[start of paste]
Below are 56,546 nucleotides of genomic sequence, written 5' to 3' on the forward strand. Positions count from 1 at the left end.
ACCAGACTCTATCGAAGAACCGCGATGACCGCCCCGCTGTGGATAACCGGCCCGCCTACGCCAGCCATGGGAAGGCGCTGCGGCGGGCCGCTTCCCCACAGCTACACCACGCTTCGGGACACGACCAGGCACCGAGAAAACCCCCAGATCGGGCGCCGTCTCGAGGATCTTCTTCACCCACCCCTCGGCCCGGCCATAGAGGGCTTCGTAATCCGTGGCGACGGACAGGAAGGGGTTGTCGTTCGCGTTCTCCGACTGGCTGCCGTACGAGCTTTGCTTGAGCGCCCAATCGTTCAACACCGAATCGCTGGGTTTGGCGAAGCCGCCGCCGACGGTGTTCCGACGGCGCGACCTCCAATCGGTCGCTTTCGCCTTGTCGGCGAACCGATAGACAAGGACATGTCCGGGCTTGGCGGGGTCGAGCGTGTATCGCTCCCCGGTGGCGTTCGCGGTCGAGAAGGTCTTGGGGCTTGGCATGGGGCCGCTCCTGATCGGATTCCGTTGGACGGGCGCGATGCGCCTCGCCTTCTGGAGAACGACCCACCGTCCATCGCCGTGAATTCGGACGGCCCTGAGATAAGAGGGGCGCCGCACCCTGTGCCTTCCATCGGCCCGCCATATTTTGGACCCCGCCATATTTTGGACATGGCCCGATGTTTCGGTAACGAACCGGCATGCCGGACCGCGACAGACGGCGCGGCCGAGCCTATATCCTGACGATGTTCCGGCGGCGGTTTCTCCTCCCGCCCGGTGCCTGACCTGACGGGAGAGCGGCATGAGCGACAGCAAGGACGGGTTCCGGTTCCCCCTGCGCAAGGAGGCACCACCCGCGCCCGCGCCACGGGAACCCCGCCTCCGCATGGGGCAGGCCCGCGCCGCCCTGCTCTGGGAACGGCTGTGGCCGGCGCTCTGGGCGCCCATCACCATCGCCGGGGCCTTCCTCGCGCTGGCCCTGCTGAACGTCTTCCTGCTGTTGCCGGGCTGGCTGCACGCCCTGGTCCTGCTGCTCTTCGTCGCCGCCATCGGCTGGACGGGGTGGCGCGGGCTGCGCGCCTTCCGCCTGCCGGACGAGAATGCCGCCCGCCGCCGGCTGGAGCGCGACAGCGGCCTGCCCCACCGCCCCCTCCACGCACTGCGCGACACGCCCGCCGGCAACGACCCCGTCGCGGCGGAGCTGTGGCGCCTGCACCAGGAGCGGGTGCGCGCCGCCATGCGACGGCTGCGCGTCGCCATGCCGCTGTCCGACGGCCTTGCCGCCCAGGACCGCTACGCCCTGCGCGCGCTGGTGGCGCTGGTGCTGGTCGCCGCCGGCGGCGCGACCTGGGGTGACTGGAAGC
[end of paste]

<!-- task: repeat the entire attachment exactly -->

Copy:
Below are 56,546 nucleotides of genomic sequence, written 5' to 3' on the forward strand. Positions count from 1 at the left end.
ACCAGACTCTATCGAAGAACCGCGATGACCGCCCCGCTGTGGATAACCGGCCCGCCTACGCCAGCCATGGGAAGGCGCTGCGGCGGGCCGCTTCCCCACAGCTACACCACGCTTCGGGACACGACCAGGCACCGAGAAAACCCCCAGATCGGGCGCCGTCTCGAGGATCTTCTTCACCCACCCCTCGGCCCGGCCATAGAGGGCTTCGTAATCCGTGGCGACGGACAGGAAGGGGTTGTCGTTCGCGTTCTCCGACTGGCTGCCGTACGAGCTTTGCTTGAGCGCCCAATCGTTCAACACCGAATCGCTGGGTTTGGCGAAGCCGCCGCCGACGGTGTTCCGACGGCGCGACCTCCAATCGGTCGCTTTCGCCTTGTCGGCGAACCGATAGACAAGGACATGTCCGGGCTTGGCGGGGTCGAGCGTGTATCGCTCCCCGGTGGCGTTCGCGGTCGAGAAGGTCTTGGGGCTTGGCATGGGGCCGCTCCTGATCGGATTCCGTTGGACGGGCGCGATGCGCCTCGCCTTCTGGAGAACGACCCACCGTCCATCGCCGTGAATTCGGACGGCCCTGAGATAAGAGGGGCGCCGCACCCTGTGCCTTCCATCGGCCCGCCATATTTTGGACCCCGCCATATTTTGGACATGGCCCGATGTTTCGGTAACGAACCGGCATGCCGGACCGCGACAGACGGCGCGGCCGAGCCTATATCCTGACGATGTTCCGGCGGCGGTTTCTCCTCCCGCCCGGTGCCTGACCTGACGGGAGAGCGGCATGAGCGACAGCAAGGACGGGTTCCGGTTCCCCCTGCGCAAGGAGGCACCACCCGCGCCCGCGCCACGGGAACCCCGCCTCCGCATGGGGCAGGCCCGCGCCGCCCTGCTCTGGGAACGGCTGTGGCCGGCGCTCTGGGCGCCCATCACCATCGCCGGGGCCTTCCTCGCGCTGGCCCTGCTGAACGTCTTCCTGCTGTTGCCGGGCTGGCTGCACGCCCTGGTCCTGCTGCTCTTCGTCGCCGCCATCGGCTGGACGGGGTGGCGCGGGCTGCGCGCCTTCCGCCTGCCGGACGAGAATGCCGCCCGCCGCCGGCTGGAGCGCGACAGCGGCCTGCCCCACCGCCCCCTCCACGCACTGCGCGACACGCCCGCCGGCAACGACCCCGTCGCGGCGGAGCTGTGGCGCCTGCACCAGGAGCGGGTGCGCGCCGCCATGCGACGGCTGCGCGTCGCCATGCCGCTGTCCGACGGCCTTGCCGCCCAGGACCGCTACGCCCTGCGCGCGCTGGTGGCGCTGGTGCTGGTCGCCGCCGGCGGCGCGACCTGGGGTGACTGGAAGC